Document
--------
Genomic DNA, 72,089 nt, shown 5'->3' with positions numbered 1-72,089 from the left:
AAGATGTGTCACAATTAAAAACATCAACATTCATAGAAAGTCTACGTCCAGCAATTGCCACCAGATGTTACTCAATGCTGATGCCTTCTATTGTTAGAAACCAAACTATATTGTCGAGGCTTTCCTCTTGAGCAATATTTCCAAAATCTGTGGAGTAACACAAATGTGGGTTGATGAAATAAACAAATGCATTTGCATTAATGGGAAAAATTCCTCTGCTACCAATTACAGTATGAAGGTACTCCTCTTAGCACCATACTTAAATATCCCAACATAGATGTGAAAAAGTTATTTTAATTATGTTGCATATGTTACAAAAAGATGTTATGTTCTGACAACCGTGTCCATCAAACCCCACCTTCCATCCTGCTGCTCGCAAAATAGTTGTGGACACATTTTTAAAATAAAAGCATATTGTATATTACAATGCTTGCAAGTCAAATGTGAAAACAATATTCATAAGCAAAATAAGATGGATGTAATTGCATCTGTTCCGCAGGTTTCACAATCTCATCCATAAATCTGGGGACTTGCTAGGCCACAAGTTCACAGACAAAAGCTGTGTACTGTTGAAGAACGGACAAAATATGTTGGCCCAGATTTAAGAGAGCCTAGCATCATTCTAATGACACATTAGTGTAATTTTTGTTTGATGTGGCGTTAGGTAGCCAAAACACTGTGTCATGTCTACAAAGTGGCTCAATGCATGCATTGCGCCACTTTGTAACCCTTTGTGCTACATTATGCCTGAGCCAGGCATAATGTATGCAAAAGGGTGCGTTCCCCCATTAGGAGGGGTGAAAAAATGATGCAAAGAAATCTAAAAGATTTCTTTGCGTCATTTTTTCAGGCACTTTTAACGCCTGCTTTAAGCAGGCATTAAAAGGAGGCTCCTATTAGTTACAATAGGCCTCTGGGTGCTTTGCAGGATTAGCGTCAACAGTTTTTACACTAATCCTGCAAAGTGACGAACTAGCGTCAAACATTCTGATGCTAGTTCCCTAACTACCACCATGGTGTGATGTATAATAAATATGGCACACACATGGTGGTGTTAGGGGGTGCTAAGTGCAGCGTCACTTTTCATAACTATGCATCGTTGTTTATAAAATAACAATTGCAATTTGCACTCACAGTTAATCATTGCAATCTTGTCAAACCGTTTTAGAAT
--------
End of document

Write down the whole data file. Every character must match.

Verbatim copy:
Genomic DNA, 72,089 nt, shown 5'->3' with positions numbered 1-72,089 from the left:
AAGATGTGTCACAATTAAAAACATCAACATTCATAGAAAGTCTACGTCCAGCAATTGCCACCAGATGTTACTCAATGCTGATGCCTTCTATTGTTAGAAACCAAACTATATTGTCGAGGCTTTCCTCTTGAGCAATATTTCCAAAATCTGTGGAGTAACACAAATGTGGGTTGATGAAATAAACAAATGCATTTGCATTAATGGGAAAAATTCCTCTGCTACCAATTACAGTATGAAGGTACTCCTCTTAGCACCATACTTAAATATCCCAACATAGATGTGAAAAAGTTATTTTAATTATGTTGCATATGTTACAAAAAGATGTTATGTTCTGACAACCGTGTCCATCAAACCCCACCTTCCATCCTGCTGCTCGCAAAATAGTTGTGGACACATTTTTAAAATAAAAGCATATTGTATATTACAATGCTTGCAAGTCAAATGTGAAAACAATATTCATAAGCAAAATAAGATGGATGTAATTGCATCTGTTCCGCAGGTTTCACAATCTCATCCATAAATCTGGGGACTTGCTAGGCCACAAGTTCACAGACAAAAGCTGTGTACTGTTGAAGAACGGACAAAATATGTTGGCCCAGATTTAAGAGAGCCTAGCATCATTCTAATGACACATTAGTGTAATTTTTGTTTGATGTGGCGTTAGGTAGCCAAAACACTGTGTCATGTCTACAAAGTGGCTCAATGCATGCATTGCGCCACTTTGTAACCCTTTGTGCTACATTATGCCTGAGCCAGGCATAATGTATGCAAAAGGGTGCGTTCCCCCATTAGGAGGGGTGAAAAAATGATGCAAAGAAATCTAAAAGATTTCTTTGCGTCATTTTTTCAGGCACTTTTAACGCCTGCTTTAAGCAGGCATTAAAAGGAGGCTCCTATTAGTTACAATAGGCCTCTGGGTGCTTTGCAGGATTAGCGTCAACAGTTTTTACACTAATCCTGCAAAGTGACGAACTAGCGTCAAACATTCTGATGCTAGTTCCCTAACTACCACCATGGTGTGATGTATAATAAATATGGCACACACATGGTGGTGTTAGGGGGTGCTAAGTGCAGCGTCACTTTTCATAACTATGCATCGTTGTTTATAAAATAACAATTGCAATTTGCACTCACAGTTAATCATTGCAATCTTGTCAAACCGTTTTAGAAT